|We call this the 'Norman Rockwell' photo, Dad holding me with Grandma Bartel and Aunt Lola helping and looking on|
|During the thumb-sucking days|
We celebrated his memorial yesterday with things that were part of the man we knew him to be: rousing hymns and a capella men's quartet music and storytelling and scripture. Pastor Anita had a meditation that so well wove the chosen scripture, Psalm 103, in and through the man she and we knew him to be. So many people came, ate with us, and joined us for a lovely hymn sing, accompanied by the incomparable Donna Stucky. It was a wonderful day.
|The last hot dog roast at our rural home, roasting hot dogs over the fire made of our broken up pool table.|
|Last family photo at the country place.|
This morning we will attempt to share who Dad was. Words can't really do that. Every time someone has written something about our family it has seemed that somehow our lives are smaller on paper than they are in the actual living. With that in view, we'll try to do our best to give you a glimpse into Dad.
As a side note, our comments are printed and will be available as you leave the sanctuary this morning, but for now, let's just remember Dad together, all in the same breath.
Dad could cut corn from the cob faster than anyone else in the family. People find it hard to believe that our family used single edge razor blades to remove the corn from the cob. Dad held his with a vice grip.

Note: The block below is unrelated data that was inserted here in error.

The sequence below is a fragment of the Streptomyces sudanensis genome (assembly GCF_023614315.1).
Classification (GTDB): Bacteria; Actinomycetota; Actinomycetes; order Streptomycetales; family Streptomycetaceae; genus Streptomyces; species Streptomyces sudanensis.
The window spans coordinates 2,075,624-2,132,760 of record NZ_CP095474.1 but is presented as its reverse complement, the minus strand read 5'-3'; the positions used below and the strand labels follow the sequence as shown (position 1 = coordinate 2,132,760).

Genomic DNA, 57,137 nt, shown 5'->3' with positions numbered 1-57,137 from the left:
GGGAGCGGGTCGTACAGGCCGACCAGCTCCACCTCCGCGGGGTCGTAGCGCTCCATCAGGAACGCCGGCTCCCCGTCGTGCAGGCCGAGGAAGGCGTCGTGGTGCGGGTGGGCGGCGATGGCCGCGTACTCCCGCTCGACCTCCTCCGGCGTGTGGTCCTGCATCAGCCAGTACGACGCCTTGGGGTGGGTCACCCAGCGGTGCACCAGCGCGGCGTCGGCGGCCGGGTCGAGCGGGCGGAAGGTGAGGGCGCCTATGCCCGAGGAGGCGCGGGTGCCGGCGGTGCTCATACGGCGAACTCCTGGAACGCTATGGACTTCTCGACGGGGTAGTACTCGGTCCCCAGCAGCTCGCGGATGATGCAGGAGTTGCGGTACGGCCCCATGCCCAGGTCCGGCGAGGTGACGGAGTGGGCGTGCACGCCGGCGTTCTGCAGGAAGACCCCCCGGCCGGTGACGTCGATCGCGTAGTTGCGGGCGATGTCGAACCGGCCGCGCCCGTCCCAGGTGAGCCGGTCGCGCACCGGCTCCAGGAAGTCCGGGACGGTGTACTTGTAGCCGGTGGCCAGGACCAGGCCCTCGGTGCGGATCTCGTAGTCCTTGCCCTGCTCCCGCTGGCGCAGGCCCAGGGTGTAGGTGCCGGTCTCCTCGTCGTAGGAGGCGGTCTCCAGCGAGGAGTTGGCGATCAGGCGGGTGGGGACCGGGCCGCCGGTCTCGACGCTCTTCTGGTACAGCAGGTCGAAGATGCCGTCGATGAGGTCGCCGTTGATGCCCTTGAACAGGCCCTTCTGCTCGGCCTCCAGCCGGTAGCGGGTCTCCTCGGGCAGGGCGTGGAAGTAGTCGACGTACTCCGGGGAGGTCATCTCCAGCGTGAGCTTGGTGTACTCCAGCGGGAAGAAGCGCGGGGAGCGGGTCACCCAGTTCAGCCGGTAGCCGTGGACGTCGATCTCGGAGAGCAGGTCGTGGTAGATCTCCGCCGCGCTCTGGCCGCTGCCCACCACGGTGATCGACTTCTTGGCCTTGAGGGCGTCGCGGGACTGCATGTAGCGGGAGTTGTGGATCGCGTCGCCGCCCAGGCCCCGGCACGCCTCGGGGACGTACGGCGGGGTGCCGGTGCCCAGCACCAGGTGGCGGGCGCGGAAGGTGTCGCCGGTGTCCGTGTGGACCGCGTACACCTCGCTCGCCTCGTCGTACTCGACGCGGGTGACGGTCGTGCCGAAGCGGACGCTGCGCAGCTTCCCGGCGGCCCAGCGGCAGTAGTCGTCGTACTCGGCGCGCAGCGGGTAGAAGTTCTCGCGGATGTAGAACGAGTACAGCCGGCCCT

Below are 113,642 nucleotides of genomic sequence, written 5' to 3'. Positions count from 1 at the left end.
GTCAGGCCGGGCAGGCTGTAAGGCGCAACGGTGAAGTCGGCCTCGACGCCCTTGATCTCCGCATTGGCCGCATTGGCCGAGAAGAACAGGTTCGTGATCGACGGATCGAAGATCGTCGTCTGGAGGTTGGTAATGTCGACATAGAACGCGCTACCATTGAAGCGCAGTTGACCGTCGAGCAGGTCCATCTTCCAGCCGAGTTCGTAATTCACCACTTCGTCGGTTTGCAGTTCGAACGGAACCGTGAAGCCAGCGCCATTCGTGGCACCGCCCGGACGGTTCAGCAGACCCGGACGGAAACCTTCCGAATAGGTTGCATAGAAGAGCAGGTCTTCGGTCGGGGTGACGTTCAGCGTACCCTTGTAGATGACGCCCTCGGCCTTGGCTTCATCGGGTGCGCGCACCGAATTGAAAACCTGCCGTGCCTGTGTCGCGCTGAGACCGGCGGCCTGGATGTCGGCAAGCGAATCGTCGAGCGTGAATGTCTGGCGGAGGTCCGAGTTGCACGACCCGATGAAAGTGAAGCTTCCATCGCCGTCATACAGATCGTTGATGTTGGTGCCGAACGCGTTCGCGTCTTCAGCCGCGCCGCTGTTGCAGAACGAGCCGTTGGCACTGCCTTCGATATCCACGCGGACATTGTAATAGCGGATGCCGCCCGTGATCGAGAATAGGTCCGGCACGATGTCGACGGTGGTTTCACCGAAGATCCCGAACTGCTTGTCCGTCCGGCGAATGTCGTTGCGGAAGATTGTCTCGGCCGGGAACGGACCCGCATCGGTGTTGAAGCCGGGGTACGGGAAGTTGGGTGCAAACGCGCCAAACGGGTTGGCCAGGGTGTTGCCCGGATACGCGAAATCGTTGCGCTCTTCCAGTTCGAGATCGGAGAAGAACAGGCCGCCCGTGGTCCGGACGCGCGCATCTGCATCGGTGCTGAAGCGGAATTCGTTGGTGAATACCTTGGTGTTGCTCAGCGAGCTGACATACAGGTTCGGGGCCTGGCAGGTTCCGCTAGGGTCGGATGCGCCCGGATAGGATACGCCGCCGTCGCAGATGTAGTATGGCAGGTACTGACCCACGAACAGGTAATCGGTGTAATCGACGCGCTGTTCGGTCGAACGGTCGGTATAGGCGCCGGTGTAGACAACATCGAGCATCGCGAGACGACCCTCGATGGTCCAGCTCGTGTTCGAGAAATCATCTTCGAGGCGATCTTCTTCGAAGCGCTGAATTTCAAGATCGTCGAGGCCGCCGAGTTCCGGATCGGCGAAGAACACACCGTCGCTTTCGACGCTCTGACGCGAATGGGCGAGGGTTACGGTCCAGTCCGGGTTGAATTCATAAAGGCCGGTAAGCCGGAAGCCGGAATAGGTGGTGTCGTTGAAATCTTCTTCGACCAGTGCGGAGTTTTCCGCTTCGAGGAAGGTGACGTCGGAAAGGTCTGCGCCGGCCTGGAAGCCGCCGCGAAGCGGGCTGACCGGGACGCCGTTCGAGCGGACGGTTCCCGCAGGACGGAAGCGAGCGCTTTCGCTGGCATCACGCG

He cut corn the way he did everything, with energy and stamina. After he retired, Dad decided to stop the creek east of our house from creeping towards the shed by lining the banks of the creek with something permanent. He found a source for old concrete removed from roads and bought a concrete saw. He cut the concrete into rectangular blocks, lifted them to the back of his truck, and brought them home where he laid them into a beautiful retaining wall that stretches 150-200 feet and ranges from 3 feet tall in some spots to over 8 feet high in others. Then he carefully back filled topsoil right up to the wall so that he could mow with a wheel of the mower on the wall, preventing the need to string trim that area.
|Building the retaining wall|
|Enjoying the finished results|
Dad committed his life to God sometime in his youth and was baptized in the North Star Mennonite Church, where his father was one of the lay pastors. Dad had an older sister who had a reputation for sometimes being bossy and opinionated. My siblings and I can remember hearing relatives lovingly joke about her eccentricities, and when that would happen, Dad would agree that yes, she was bossy sometimes. Then he would add that when he realized he wanted to become a committed Christian, he looked for someone who knew what that meant. It was easy for him to see that Aunt Leona was a person who could help him and she was the one who prayed with him.
|Dad's family at our parents' wedding. Back row; Leila, Wilmer, Grandpa Bartel, Leona, Etta holding Jan, and Peter (Etta's husband) with Ken|
Front row: Verna (Wilmer's wife), Grandma Bartel, Dad and Mom, Myrial